And, although we want to perform our best every game, everyone has both good days and bad – players and officials alike. To learn more about keeping burnout at bay, we went to the experts: longtime amateur hockey scheduler Larry Carrington and former NHL official Mark Faucette.

“There is so much more to officiating than meets the eye,” said Faucette, a 17-year NHL veteran. “It may look easy from the stands, but to maintain total control of a game along with the stress, slumps, supervisors, travel, and fitness regimen takes a very special kind of person.”

Get in shape (and stay there)
We all think we’re in “pretty good” shape, but the reality is, officials must be top athletes and in great condition – even at the youngest levels.

“Conditioning is very important—the deeper into the season, the more important it is,” Carrington said. “Burnout happens physically, mentally, and emotionally. An official who is in good condition will experience less physical burnout, and that will in turn help with the emotional and mental burnout.”

Faucette stresses following a workout routine that maxes yourself at least every other day. Neither player or official should plan to use games as a vehicle toward better physical fitness.

“Where we used to go to camp to get into shape, officials today are on summer conditioning regimens and are tested as soon as they come to camp,” he said. “Taking care of your body is a total focus for the good official.

“The players are so much stronger and faster now, so it’s imperative the officials keep the same pace.”

Find balance
No, not balance on your skates (that’s a given). Rather, make sure to keep the big picture in mind, to work a manageable schedule that includes everything that’s important to you – family, friends, and time away from the rink.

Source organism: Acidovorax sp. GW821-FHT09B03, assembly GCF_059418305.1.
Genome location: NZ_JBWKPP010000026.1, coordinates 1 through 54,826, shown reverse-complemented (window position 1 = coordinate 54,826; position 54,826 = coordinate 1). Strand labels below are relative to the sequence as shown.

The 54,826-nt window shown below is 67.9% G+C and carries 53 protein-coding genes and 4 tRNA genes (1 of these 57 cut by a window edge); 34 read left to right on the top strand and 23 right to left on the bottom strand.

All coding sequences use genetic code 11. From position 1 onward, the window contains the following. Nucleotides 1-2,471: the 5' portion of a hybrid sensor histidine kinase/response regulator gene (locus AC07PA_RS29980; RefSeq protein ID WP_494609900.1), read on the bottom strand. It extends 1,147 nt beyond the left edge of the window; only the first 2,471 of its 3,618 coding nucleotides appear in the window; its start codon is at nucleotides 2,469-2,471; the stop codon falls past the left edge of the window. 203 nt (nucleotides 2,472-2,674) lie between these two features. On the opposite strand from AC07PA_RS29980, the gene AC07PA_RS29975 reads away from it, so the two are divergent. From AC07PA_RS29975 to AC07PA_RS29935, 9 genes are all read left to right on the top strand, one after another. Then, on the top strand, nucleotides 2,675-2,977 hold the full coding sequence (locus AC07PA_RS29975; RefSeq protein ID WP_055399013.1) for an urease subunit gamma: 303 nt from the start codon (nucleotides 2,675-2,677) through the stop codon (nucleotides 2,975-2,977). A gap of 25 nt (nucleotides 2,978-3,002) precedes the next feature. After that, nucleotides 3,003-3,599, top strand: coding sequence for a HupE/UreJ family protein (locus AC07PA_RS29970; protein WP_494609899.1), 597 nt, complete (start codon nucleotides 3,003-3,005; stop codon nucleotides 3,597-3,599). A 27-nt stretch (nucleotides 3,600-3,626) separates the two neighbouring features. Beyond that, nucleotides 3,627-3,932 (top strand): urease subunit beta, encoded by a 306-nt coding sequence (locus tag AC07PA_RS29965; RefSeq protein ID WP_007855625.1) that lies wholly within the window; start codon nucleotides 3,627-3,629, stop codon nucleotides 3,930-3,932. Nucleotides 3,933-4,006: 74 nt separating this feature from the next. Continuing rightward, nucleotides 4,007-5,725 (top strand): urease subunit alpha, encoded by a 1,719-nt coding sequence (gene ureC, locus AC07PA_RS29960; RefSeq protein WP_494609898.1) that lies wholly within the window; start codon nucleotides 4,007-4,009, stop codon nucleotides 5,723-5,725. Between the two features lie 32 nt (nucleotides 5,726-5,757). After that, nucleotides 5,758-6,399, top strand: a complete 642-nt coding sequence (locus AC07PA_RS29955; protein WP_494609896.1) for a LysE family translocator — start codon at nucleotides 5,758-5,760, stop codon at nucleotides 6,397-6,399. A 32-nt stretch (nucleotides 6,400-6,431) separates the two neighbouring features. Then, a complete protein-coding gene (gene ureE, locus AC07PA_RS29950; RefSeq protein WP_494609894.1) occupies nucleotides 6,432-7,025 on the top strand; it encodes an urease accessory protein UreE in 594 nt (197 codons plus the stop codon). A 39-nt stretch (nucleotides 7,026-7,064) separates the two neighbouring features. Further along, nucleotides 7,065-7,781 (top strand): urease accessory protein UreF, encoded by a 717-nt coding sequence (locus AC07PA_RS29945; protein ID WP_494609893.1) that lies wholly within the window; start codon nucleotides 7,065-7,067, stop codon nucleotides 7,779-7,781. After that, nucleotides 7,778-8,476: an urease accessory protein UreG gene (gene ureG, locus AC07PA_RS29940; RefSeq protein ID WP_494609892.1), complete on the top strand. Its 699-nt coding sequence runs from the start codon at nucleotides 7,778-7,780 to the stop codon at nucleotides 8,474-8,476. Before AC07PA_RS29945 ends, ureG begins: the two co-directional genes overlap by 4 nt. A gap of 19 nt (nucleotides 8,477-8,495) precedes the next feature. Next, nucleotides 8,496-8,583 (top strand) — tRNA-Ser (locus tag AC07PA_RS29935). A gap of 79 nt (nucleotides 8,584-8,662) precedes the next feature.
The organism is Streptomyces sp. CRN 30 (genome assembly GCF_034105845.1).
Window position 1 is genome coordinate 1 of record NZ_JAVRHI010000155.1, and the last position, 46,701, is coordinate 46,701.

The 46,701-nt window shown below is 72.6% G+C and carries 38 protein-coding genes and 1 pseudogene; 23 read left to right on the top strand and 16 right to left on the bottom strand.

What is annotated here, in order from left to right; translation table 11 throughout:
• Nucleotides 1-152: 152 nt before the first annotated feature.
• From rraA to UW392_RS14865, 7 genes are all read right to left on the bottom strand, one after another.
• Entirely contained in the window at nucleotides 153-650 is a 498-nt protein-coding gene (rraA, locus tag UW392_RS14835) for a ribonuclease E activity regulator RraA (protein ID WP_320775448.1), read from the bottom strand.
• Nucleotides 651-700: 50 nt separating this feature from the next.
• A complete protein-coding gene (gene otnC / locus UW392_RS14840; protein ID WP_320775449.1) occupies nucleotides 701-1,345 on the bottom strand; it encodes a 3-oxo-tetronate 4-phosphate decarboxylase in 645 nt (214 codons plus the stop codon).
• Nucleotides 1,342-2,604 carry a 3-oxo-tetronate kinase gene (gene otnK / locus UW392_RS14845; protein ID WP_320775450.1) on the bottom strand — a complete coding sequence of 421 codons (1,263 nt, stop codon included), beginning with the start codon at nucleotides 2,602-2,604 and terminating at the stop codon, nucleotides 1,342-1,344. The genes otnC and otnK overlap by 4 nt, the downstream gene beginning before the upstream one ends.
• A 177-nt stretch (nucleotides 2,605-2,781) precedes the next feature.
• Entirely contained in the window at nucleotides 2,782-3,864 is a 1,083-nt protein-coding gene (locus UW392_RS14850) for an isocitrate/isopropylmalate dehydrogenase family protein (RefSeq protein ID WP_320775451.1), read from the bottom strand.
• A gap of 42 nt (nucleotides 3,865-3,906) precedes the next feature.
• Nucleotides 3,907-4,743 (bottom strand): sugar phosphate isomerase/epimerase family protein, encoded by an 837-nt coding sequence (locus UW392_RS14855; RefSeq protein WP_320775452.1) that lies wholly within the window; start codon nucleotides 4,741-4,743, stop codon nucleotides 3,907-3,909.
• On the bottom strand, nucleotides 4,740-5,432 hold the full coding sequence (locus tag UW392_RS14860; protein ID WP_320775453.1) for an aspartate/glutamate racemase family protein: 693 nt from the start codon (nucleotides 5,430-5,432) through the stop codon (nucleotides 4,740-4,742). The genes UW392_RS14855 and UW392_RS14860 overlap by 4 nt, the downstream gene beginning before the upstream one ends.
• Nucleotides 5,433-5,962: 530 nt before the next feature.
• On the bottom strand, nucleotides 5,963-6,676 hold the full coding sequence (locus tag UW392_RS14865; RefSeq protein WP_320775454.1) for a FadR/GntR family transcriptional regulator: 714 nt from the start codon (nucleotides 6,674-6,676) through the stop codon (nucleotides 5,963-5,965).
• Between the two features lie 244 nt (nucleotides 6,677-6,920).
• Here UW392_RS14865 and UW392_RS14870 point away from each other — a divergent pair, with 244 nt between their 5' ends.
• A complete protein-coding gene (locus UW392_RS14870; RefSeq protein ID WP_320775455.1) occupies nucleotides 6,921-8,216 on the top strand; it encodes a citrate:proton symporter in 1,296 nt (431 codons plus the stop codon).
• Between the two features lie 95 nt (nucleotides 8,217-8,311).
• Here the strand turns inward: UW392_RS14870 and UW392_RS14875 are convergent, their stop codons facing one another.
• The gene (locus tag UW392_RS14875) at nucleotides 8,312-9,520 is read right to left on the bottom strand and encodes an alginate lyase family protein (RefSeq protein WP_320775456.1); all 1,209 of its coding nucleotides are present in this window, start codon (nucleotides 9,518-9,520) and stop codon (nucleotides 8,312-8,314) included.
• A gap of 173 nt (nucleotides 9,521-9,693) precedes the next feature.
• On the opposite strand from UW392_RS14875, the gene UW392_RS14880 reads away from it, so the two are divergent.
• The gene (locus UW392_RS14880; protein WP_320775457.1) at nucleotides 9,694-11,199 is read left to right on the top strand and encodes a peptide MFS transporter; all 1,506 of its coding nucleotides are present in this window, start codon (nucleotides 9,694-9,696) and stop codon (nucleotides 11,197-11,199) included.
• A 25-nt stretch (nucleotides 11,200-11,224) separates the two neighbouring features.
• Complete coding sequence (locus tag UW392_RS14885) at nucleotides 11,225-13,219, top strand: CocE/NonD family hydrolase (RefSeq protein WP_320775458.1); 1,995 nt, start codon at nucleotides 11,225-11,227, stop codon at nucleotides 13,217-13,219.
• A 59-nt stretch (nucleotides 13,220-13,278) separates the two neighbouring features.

Although it makes Carrington’s job as an assignor more difficult, he said it pays off in the long run.

“I encourage officials to take at least one weekend off to get away from hockey,” he said. “I certainly don't want to lose their services for a week, but the invigoration that it usually provides makes them a much more valuable asset over the course of the season.”

That’s huge in an industry where both mental and physical fatigue are commonplace.

“Every official runs into slumps, just as players do,” Faucette said. “You spend numerous hours alone as an official, and when things are not going good, where everything is negative, it can cause you duress.

“Positive thoughts and self-evaluations speed up recovery,” he continued. “So, instead of telling yourself, ‘I wonder what bad thing will happen tonight?’ say ‘I’m ready for anything – bring it on!’”

Have fun
It’s No. 3 here, but should be No. 1 on your to-do list.

“I realize the officials are all trying hard, and mistakes are part of any sport by any participant,” said Faucette, who currently serves as supervisor of officials for USA Hockey, the NAHL director of player safety and the SPHL director of officiating. “That being said, the joy I get out of seeing a young official start out at ground level and making the big time one day is immeasurable.”

For most of you reading this, the “big time” might not be the end goal (and that’s OK). But wherever you are, there’s experience you’ve gained, as well as that to come – which both point back to why you first got involved in this great sport.

As an assignor, Carrington tries to get out of the office as much as he can and intentionally varies the schedules of his officials to help keep things fresh. He also encourages his more senior officials to lend a hand to those who aren’t as long in the tooth.

“Going to the rink and helping officials help themselves get better can be very invigorating,” he said. “Even a very good, very experienced official will often find it fun and relaxing to mentor some new official at a lower-level game where the stress levels aren’t nearly as high.”

But no matter where you officiate, Carrington emphasizes keeping one thing in mind: the love of the sport and those playing it today.

“If you’re not having fun, you shouldn’t be out there.”